“Today service sector workers are traveling longer distances to their workplaces because of affordability in cities,” said Karen, Heisler, owner of Mission Pie and a member of the Late Night Working Group. “The Bay Area lacks a unifying transportation system that is specifically designed to ensure that people of all classes and sectors are able to get to their jobs at all hours without disproportionate financial burden on those least able to shoulder it. As we continue to work on improving our late-night and early-morning transportation network, this ingenious work-around will help publicize new and existing services to those that need access to them the most.”
The first phase of the multilingual AllNighter outreach campaign features cable television, social media, bus, BART and Muni station advertisements. Partnerships with community organizations will also be used to broaden the outreach effort. The project will run through the summer of 2017. The Office of Economic and Workforce Development led the implementation of the Working Group’s recommendations. The team worked closely with SFMTA, Bay Area Rapid Transit (BART), AC Transit, Samtrans, and Golden Gate Transit to develop the campaign. The Metropolitan Transportation Commission (MTC) also supported the initiative by granting $200,000, which will be used to sustain the campaign and measure its success.
“We’re proud to provide funding for the AllNighter bus system,” said Andrew B. Fremier, Deputy Executive Director for Operations, Metropolitan Transportation Commission. “Our transit agency teammates are working to deliver safe, reliable and affordable services for workers who finish their shifts after midnight or start long before dawn. Together, we help keep the Bay Area economy moving around the clock.”
The goals of the AllNighter Outreach Campaign includes:
- To raise awareness of existing late-night and early-morning transportation options, including the system of routes offered by Bay Area transit providers (SFMTA, SamTrans, AC Transit, BART, Golden Gate Transit, etc.)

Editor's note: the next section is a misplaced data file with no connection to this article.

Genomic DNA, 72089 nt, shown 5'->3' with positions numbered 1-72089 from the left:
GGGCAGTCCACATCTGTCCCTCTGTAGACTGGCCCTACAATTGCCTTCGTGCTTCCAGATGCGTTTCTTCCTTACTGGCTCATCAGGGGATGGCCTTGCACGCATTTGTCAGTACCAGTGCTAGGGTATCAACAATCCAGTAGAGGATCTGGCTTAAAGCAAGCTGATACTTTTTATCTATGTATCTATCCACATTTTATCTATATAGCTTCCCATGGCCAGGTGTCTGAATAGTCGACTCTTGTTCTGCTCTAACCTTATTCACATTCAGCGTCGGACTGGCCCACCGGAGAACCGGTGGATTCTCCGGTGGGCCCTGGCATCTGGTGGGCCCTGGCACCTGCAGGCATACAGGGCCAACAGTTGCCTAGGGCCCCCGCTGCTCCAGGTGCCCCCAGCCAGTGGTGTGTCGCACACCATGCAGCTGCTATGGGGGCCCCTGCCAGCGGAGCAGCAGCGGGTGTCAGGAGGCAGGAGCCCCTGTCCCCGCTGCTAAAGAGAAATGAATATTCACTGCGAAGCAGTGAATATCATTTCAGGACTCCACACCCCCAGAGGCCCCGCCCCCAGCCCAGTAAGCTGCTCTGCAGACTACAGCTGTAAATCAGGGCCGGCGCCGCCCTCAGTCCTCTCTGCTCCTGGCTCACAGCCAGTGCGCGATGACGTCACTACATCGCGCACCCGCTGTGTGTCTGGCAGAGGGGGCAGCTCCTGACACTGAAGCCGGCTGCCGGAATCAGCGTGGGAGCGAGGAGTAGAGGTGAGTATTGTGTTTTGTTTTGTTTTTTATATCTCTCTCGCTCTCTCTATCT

- To make information about late-night and early-morning transportation options easier to access online and offline
- To create an engaging campaign concept and multilingual materials that can be shared with transit agencies for use beyond the initial campaign
- To measure the impact of the marketing effort using relevant performance indicators to inform future efforts
“Whether for work or recreation, people use Muni and other regional transit providers to get around day and night,” said SFMTA Director of Transportation, Ed Reiskin. “The new late night Muni Owl routes and service increases are examples of the overall improvements we are making to adapt to the needs of Muni riders in a growing economy and city population.”
The Late Night Transportation project is a partnership between regional transit partners, MTC, the San Francisco County Transportation Authority (SFCTA), various small businesses and associations, the Entertainment Commission, and the Office of Economic and Workforce Development. The Transportation Authority is currently leading planning work to enhance and potentially expand the network of all-night bus service and is also developing an ongoing performance monitoring plan. For more information on the late-night and early-morning bus service, please visit allnighter.511.org.